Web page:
The production unit of our class has been really interesting. I never really thought of how much went in to making a telenovela and I’m learning that production staffs of telenovelas are very hardworking. The fast pace of the industry and behind the scenes action were very cool to learn about. The writers waking up at the crack of dawn every day with the expectation that the episode has to be finished by the end of the day is unbelievable to me. Their days are so long and they have to spend so much time tying the scenes together, while the production assistants have to make sure everything flows so that the audience doesn’t find discrepancies. During my research for my consumption project, I found out that my telenovela, Tres Veces Ana is produced in Mexico by a company called Televisa. They have an exclusive contract with Univision and own 5% of it, which is why many of it’s programming airs on the channel. The politics behind production companies and the ratings was intriguing to me because though Tres Veces Ana helped Univision The premiere made Univision the No. 3 Broadcast Network during the two hour airing, it still wasn’t able to compete with Telemundo. There’s such a huge pressure to put out shows that will actually garner large audiences and viewers, because you need audience support and the numbers have to align with that. Also when Dr. A talked about the various tensions between the different groups was also interesting to me because each group has their own motive and agenda. The executives are thinking in a business mind set and strictly from a numbers perspective; they view the telenovela as a product and something that has to be ‘bought’ by the viewers. The writers want the public to fall in love with their product and want their written art form to serve as lens for their audiences. Sometimes it can seem like the executives just want the writers to ‘take the easy way out’ and write a different version of Cinderella and what people have already seen, which can stifle the writers who want to go outside the box. This balance of respect has to be established, I believe, in order for a telenovela to reach ultimate success.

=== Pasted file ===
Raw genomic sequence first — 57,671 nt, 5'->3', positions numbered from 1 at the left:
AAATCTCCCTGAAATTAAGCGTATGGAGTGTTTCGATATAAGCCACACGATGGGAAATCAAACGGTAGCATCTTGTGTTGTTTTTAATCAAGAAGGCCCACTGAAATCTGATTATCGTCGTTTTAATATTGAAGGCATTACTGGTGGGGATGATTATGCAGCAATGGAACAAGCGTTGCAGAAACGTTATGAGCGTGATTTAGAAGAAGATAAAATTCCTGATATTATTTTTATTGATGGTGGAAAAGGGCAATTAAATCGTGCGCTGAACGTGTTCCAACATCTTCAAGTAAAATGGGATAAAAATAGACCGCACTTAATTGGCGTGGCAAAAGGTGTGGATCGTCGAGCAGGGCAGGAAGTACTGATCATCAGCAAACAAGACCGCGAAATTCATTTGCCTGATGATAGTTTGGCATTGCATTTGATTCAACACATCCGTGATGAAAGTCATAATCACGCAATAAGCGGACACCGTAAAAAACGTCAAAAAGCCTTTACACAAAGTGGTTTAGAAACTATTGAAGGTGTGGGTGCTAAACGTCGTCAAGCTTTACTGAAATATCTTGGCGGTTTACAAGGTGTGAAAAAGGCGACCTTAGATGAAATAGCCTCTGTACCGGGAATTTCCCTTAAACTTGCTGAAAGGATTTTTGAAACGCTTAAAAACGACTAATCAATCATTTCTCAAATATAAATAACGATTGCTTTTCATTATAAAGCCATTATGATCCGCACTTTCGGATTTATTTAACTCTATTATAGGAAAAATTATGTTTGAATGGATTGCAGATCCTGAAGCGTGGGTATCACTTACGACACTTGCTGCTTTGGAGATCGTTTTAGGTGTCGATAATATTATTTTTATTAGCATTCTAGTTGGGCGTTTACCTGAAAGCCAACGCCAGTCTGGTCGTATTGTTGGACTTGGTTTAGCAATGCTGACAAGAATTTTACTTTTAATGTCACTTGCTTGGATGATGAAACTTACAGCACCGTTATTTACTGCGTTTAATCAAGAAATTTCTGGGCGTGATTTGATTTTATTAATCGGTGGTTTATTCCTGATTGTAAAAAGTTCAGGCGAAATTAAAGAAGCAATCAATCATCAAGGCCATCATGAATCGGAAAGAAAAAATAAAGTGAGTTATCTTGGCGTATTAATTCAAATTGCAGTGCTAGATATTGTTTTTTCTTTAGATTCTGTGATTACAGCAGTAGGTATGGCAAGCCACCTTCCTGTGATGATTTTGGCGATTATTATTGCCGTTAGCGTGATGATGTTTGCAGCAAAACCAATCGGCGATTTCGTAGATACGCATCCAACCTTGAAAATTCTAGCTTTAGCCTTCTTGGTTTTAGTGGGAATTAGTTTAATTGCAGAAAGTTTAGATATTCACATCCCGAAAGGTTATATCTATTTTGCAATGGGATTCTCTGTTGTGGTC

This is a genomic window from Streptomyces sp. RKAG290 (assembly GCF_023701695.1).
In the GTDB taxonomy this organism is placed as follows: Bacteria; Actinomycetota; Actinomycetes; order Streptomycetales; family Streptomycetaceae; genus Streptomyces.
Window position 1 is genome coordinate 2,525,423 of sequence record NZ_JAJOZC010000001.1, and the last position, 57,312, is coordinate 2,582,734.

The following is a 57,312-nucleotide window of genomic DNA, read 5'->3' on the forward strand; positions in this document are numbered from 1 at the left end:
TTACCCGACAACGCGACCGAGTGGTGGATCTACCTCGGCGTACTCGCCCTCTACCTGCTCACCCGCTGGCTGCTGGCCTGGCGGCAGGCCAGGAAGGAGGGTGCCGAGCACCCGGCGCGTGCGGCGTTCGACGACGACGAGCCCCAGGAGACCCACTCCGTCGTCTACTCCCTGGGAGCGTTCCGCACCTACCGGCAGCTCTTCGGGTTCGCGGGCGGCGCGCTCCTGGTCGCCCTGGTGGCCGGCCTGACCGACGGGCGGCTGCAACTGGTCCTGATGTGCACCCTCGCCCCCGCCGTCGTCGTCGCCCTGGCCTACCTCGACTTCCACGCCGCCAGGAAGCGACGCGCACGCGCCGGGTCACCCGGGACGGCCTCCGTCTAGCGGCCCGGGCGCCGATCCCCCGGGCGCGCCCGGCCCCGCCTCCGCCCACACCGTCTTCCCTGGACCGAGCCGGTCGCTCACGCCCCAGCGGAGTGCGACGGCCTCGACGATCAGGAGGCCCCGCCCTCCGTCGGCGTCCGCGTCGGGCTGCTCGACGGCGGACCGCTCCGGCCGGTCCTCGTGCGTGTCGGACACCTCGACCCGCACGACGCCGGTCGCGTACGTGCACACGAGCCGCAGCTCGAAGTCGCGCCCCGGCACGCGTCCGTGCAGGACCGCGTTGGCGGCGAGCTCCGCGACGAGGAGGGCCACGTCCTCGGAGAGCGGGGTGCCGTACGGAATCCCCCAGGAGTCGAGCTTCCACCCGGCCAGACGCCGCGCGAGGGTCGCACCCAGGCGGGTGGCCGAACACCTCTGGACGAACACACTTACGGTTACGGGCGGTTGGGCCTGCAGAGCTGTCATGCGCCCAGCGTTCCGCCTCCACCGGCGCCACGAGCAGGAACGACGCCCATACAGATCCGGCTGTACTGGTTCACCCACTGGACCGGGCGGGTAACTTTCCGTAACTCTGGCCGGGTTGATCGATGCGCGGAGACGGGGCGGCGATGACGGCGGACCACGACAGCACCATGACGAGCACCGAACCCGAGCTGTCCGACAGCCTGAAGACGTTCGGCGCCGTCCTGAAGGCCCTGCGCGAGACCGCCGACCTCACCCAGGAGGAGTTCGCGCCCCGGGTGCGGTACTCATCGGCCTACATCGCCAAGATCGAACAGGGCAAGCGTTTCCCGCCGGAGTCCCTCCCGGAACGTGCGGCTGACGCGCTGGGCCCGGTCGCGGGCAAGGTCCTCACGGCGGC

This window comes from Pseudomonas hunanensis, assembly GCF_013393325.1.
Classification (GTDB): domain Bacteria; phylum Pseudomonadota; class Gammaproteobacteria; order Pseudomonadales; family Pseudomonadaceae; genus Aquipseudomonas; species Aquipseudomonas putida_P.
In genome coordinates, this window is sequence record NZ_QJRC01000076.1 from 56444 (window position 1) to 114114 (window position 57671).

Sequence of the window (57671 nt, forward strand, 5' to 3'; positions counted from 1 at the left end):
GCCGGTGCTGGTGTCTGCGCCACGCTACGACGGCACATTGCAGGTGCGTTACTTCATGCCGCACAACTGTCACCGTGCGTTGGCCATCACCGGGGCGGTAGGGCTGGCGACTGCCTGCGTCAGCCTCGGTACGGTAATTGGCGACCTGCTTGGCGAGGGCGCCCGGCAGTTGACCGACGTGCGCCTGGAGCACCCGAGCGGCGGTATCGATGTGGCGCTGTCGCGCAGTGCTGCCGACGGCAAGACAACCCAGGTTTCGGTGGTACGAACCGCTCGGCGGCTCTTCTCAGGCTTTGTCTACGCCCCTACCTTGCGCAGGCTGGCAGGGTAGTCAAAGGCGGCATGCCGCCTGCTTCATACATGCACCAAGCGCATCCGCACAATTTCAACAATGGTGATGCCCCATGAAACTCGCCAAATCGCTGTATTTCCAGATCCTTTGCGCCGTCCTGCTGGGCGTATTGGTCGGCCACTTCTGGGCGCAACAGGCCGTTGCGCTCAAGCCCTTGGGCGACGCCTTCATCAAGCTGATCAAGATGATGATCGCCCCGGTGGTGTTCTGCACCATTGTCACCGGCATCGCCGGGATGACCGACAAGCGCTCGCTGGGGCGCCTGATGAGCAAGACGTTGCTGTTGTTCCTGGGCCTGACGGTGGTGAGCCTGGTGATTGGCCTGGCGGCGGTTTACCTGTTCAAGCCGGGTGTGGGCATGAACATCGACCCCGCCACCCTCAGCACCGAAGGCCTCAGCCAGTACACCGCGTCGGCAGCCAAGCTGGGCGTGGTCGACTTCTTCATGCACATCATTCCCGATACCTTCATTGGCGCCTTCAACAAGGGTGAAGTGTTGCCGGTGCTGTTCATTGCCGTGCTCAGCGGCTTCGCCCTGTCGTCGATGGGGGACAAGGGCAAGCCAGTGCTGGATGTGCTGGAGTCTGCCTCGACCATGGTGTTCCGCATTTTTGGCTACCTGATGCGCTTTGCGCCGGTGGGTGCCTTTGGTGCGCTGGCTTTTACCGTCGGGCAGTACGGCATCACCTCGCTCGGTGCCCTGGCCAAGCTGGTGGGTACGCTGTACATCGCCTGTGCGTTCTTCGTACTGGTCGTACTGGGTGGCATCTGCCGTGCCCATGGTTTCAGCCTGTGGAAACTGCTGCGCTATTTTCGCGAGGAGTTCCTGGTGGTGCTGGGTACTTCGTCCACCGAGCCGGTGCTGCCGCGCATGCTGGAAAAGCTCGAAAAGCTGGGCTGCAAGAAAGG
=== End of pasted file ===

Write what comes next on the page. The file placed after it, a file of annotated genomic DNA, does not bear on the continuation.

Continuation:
The other factor that shocked me was watching the taping of the scene before it gets polished on screen. It was incredibly awkward watching the ‘sex scenes’ because of how many times they had to do it if it wasn’t done right. I found myself wondering, ‘well I wonder how many times Ana Leticia and Marcelo had to shoot this scene before it actually went well. The directors choreograph everything so carefully and I think it’s because they want to evoke emotion, make sure everything is believable and make sure the love story really comes alive. I’m sure it’s not that hard for Angelique Boyer and Sebastian Rulli, the protagonists of my telenovla, since they are actually in love. But I wonder if they ever get caught up in the moment in those scenes and forget what they are doing since they actually have true feelings for each other, or what about the days when they’re not on good terms and are actually fighting…but that’s a question for another day. J All in all, this production unit was very fascinating and it made me appreciate the industry a lot more.